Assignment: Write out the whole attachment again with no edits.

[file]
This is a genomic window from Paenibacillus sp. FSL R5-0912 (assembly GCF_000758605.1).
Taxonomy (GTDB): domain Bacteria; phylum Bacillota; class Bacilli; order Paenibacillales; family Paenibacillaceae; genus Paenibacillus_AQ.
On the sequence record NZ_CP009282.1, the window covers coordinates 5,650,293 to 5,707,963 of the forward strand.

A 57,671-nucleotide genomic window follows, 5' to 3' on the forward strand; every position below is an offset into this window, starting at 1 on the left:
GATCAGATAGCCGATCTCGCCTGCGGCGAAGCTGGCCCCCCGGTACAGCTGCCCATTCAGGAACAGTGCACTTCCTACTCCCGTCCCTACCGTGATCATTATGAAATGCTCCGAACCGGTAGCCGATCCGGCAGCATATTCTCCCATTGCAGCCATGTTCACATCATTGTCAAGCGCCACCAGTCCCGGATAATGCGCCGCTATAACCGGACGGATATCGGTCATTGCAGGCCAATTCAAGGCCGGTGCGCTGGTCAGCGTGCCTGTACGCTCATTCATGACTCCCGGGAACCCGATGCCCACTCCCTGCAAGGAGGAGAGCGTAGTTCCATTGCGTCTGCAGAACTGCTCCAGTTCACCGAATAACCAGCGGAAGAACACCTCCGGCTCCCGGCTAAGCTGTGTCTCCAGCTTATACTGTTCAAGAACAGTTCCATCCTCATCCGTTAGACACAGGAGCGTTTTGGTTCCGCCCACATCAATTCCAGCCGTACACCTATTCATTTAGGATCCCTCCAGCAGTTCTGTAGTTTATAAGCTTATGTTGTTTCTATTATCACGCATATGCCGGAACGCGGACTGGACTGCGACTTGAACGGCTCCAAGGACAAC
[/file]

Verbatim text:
This is a genomic window from Paenibacillus sp. FSL R5-0912 (assembly GCF_000758605.1).
Taxonomy (GTDB): domain Bacteria; phylum Bacillota; class Bacilli; order Paenibacillales; family Paenibacillaceae; genus Paenibacillus_AQ.
On the sequence record NZ_CP009282.1, the window covers coordinates 5,650,293 to 5,707,963 of the forward strand.

A 57,671-nucleotide genomic window follows, 5' to 3' on the forward strand; every position below is an offset into this window, starting at 1 on the left:
GATCAGATAGCCGATCTCGCCTGCGGCGAAGCTGGCCCCCCGGTACAGCTGCCCATTCAGGAACAGTGCACTTCCTACTCCCGTCCCTACCGTGATCATTATGAAATGCTCCGAACCGGTAGCCGATCCGGCAGCATATTCTCCCATTGCAGCCATGTTCACATCATTGTCAAGCGCCACCAGTCCCGGATAATGCGCCGCTATAACCGGACGGATATCGGTCATTGCAGGCCAATTCAAGGCCGGTGCGCTGGTCAGCGTGCCTGTACGCTCATTCATGACTCCCGGGAACCCGATGCCCACTCCCTGCAAGGAGGAGAGCGTAGTTCCATTGCGTCTGCAGAACTGCTCCAGTTCACCGAATAACCAGCGGAAGAACACCTCCGGCTCCCGGCTAAGCTGTGTCTCCAGCTTATACTGTTCAAGAACAGTTCCATCCTCATCCGTTAGACACAGGAGCGTTTTGGTTCCGCCCACATCAATTCCAGCCGTACACCTATTCATTTAGGATCCCTCCAGCAGTTCTGTAGTTTATAAGCTTATGTTGTTTCTATTATCACGCATATGCCGGAACGCGGACTGGACTGCGACTTGAACGGCTCCAAGGACAAC